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    The Impact of Roles of the Board on Auditors’ Risk A...
    research summary posted April 16, 2012 by The Auditing Section, last edited May 25, 2012, tagged 06.0 Risk and Risk Management, Including Fraud Risk, 06.05 Assessing Risk of Material Misstatement, 13.0 Governance, 13.01 Board/Audit Committee Composition 
    The Impact of Roles of the Board on Auditors’ Risk Assessments and Program Planning Decisions
    Practical Implications:

    The results of this study suggest that auditors do take into consideration board roles in their control risk assessments.  In addition, both dimensions of board structure are suggested to affect assigned audit hours. These findings provide additional insights into whether auditors are able to integrate adequately the board roles into their audit planning.  The results have implications for audit firms in better understanding how auditors incorporate the board roles into their risk assessments and audit planning.  Further, the results suggest that, in line with PCAOB AS 2, auditors rely on a more complex set of factors than simply the monitoring role of boards. 


    Cohen, J.C., G. Krishnamoorthy, and A.M. Wright. 2007.  The Impact of Roles of the Board on Auditors’ Risk Assessments and Program Planning Decisions.  Auditing: A Journal of Practice and Theory 26 (1): 91-112.

    corporate governance; board role; resource dependence; risk assessment; audit planning judgments.
    Purpose of the Study:

    The current study expands our knowledge of the impact of governance structure, by focusing on how two attributes of boards influence the auditors’ risk assessment and program planning decisions. Specifically, the authors examine the influence of resource dependence and agency board roles, both defined below.  

    • A resource dependence role is described as one where the board member has specific experience with either the company or industry that is advantageous to their ability to provide relevant guidance. 
    • An agency role is described as one that provides a strong management monitoring function.  The current study examines whether inherent and control risk assessments are lower when these roles are stronger.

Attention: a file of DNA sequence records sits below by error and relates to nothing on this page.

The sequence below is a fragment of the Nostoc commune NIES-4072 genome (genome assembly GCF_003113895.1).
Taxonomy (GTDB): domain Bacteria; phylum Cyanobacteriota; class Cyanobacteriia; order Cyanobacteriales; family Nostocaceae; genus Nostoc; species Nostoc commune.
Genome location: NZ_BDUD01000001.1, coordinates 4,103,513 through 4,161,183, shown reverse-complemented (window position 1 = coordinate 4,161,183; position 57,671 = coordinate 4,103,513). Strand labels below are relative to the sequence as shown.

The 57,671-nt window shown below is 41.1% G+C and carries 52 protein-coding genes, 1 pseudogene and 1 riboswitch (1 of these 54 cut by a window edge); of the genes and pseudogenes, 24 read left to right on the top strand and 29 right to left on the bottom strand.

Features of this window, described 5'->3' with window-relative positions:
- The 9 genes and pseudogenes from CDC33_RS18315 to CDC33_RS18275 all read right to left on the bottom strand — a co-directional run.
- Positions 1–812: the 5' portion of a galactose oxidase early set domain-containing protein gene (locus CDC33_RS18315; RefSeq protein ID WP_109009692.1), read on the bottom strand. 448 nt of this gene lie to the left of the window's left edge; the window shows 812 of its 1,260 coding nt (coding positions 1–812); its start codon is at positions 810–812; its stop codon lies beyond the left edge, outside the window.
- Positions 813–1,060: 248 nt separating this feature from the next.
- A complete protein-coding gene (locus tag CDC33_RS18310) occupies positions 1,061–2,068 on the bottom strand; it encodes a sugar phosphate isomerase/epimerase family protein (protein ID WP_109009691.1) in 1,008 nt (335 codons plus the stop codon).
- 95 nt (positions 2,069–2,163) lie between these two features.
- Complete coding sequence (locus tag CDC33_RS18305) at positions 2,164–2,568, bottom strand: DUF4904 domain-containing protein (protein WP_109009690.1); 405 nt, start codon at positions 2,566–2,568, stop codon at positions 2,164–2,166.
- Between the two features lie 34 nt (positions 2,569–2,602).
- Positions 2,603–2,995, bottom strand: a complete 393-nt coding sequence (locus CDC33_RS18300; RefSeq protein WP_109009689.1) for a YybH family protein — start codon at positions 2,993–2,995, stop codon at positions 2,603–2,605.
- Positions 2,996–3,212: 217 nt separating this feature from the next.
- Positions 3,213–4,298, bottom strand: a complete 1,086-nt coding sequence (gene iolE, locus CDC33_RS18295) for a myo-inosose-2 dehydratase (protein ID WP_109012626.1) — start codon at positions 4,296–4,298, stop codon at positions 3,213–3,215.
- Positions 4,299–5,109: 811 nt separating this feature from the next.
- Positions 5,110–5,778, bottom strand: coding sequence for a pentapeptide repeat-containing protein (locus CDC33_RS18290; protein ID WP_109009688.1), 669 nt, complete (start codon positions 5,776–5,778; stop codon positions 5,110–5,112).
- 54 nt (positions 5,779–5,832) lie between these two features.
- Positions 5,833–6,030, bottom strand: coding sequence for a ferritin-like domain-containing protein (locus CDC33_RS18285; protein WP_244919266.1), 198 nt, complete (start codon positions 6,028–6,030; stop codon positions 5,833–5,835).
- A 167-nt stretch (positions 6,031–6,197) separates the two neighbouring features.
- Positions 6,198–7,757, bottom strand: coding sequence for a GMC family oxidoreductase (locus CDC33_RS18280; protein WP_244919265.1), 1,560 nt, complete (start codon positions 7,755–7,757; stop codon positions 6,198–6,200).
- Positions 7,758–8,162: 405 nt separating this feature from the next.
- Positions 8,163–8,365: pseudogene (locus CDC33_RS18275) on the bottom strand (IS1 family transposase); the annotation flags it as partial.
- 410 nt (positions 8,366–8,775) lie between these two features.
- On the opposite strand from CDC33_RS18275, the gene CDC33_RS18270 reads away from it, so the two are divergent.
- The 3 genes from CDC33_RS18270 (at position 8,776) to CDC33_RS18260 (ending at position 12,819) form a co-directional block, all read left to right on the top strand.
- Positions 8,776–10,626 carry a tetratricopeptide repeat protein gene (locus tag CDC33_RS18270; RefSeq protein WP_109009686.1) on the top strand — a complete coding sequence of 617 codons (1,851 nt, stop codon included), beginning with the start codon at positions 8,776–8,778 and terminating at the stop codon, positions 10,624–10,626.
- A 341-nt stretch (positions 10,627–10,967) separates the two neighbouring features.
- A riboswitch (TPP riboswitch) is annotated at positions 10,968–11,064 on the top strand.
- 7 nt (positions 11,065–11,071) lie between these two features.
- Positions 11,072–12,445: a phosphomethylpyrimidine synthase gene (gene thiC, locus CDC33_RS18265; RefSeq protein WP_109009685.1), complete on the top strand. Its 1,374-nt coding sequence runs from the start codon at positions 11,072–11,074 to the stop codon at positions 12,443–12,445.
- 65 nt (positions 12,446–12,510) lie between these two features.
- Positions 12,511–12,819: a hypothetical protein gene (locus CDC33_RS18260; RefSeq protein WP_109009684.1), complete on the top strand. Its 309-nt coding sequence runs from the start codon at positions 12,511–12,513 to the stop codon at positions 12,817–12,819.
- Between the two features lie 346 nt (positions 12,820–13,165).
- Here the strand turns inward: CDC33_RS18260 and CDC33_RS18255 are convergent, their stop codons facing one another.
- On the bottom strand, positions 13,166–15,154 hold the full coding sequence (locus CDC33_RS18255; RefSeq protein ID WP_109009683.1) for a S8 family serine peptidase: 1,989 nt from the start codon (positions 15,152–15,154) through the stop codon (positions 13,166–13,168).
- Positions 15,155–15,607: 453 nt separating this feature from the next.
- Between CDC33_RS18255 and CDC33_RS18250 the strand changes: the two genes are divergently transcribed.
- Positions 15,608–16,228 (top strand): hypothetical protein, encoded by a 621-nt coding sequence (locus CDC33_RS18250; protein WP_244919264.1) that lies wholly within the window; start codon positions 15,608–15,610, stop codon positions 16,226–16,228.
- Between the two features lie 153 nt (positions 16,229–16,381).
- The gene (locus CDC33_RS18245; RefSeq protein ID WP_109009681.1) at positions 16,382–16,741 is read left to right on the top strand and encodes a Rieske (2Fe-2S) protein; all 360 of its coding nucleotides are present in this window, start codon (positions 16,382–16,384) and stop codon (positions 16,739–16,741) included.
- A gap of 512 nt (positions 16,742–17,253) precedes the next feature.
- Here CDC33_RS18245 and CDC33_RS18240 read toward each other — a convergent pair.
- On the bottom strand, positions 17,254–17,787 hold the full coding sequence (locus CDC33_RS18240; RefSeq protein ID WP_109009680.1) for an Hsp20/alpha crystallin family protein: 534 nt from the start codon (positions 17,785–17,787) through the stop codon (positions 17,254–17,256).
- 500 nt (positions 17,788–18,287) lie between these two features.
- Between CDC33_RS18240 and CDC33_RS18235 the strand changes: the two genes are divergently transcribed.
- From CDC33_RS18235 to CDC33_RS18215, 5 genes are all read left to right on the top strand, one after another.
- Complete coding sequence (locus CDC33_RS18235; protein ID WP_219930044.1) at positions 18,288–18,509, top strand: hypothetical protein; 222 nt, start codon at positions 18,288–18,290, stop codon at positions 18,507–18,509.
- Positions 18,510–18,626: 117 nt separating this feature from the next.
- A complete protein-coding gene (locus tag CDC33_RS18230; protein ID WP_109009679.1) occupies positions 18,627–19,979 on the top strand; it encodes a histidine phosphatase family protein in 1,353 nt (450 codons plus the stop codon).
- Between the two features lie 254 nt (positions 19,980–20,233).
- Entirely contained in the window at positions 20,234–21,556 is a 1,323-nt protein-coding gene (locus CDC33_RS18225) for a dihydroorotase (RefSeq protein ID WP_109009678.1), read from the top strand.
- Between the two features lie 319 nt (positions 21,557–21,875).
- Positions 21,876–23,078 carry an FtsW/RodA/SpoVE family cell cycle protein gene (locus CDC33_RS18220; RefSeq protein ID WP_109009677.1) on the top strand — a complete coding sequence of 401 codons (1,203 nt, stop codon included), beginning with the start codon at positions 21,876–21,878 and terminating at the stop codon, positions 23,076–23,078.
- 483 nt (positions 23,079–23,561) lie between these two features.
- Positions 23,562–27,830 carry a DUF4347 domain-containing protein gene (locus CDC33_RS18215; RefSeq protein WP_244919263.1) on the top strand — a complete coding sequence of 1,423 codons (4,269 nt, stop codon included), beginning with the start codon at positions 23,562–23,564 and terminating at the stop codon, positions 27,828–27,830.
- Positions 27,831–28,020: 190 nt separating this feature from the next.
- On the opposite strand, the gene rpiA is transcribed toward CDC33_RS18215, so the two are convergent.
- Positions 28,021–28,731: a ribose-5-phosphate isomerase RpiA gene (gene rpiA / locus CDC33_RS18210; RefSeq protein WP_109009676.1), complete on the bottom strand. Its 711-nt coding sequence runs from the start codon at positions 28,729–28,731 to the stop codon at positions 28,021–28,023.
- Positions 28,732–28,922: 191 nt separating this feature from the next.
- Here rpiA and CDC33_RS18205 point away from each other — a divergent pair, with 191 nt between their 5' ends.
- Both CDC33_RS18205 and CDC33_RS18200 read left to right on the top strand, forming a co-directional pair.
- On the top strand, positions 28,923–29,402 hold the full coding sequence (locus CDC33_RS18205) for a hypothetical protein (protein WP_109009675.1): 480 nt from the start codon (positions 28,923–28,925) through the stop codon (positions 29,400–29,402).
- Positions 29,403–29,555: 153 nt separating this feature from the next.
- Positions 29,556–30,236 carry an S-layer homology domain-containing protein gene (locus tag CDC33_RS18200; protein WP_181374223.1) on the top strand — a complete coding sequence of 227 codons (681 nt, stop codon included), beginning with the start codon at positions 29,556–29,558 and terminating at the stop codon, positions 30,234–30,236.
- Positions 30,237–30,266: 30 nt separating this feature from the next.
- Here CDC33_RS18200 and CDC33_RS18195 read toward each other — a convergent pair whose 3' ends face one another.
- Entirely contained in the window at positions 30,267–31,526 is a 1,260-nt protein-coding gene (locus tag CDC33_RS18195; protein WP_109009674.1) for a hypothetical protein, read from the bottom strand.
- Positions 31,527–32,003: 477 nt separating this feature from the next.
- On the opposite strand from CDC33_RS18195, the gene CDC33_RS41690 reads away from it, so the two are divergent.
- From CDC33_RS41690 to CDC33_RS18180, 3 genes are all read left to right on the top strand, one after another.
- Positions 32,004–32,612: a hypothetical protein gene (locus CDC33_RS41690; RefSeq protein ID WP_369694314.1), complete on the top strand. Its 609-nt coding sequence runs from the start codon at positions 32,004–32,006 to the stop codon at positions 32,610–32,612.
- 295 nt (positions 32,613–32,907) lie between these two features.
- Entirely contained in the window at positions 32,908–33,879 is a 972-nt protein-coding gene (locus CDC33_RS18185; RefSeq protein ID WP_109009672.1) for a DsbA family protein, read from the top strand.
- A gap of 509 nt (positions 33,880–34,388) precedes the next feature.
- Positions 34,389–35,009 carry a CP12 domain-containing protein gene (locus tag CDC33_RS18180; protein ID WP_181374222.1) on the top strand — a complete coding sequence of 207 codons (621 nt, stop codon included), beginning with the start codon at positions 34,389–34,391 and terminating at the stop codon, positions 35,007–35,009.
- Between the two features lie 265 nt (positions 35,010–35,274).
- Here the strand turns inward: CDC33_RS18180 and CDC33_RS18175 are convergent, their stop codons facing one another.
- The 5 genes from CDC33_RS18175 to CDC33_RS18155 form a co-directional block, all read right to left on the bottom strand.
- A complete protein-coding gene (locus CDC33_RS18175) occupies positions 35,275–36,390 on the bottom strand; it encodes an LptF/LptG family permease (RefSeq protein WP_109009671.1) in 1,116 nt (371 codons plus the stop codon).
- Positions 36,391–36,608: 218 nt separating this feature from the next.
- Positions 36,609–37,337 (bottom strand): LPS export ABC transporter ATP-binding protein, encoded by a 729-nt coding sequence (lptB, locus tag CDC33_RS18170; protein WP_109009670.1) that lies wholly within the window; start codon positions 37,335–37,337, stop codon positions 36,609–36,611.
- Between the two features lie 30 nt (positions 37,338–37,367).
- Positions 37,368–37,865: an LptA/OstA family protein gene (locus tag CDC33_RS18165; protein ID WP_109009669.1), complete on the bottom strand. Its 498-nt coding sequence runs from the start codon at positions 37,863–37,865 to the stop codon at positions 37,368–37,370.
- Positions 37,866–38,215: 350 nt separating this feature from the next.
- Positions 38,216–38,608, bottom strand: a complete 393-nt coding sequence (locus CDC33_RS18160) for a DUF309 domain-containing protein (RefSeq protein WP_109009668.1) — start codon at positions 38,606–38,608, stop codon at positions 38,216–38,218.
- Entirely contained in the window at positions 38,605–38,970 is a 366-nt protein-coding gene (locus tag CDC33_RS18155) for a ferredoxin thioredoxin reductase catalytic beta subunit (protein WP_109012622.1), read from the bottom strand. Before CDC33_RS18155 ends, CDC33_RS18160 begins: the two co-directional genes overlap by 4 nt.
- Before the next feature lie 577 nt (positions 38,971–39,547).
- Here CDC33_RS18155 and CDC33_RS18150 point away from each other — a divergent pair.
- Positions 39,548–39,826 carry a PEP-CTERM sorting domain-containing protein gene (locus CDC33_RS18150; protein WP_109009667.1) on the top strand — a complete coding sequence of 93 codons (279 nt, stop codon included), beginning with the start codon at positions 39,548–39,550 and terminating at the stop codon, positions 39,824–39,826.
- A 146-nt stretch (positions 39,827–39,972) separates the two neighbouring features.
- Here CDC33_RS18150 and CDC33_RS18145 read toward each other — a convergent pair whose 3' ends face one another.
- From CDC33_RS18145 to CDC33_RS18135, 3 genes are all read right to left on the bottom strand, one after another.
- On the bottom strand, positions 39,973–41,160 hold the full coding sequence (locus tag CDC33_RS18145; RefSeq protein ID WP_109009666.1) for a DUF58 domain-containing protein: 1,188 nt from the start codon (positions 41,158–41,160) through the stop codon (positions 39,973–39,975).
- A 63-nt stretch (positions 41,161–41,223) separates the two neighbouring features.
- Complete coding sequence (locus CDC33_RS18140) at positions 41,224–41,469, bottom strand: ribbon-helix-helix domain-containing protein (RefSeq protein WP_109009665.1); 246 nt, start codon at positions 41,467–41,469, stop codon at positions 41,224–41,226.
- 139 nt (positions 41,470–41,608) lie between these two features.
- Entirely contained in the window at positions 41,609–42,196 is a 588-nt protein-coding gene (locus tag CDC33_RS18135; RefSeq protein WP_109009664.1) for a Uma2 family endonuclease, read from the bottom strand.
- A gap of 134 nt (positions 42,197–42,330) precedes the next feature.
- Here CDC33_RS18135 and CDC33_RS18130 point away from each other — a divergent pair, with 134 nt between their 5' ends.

Below are the primary objectives that the authors address in this study: 

    • Examine the extent to which resource dependence and agency board roles affect auditors’ inherent risk assessment, control risk assessment, and planned audit hours (used as a proxy for extent of audit testing).
    Design/Method/ Approach:

    The investigation used an experimental questionnaire to obtain data. The questionnaire solicited voluntary responses from audit partners and managers at two large Northeast offices of one Big 4 auditing firm, prior to 2004.  Participants read a case-based experiment concerning a high-tech company, where the board related facts were varied between higher and lower resource dependence and higher and lower agency roles.  The participants then answered questions related to inherent and control risks, resource allocations and personal information.

    • Evidence suggests that auditors do respond to the roles of the board.  Specifically, auditors increase their control risk assessment when the board structure reflects weaker agency or resource dependence.
    • Evidence suggests that auditors do not respond to roles of the board when making inherent risk assessments. Specifically, the strength or weakness of either board characteristic has no impact on auditors’ inherent risk assessment. 
    • When auditors were presented with a board where resource dependence and agency roles were both higher, they decreased the amount of planned audit hours recommended.  Overall then, the evidence suggests that when both resource dependence and agency roles were higher, the control risk assessment and audit effort (i.e., planned audit hours) were lower. In all other combinations of the two board structure characteristics (i.e., high resource dependence-low agency, low resource dependence high agency, and low resource dependence-low agency), planned audit hours were higher.
    Risk & Risk Management - Including Fraud Risk, Governance
    Assessing Risk of Material Misstatement, Board/Audit Committee Composition
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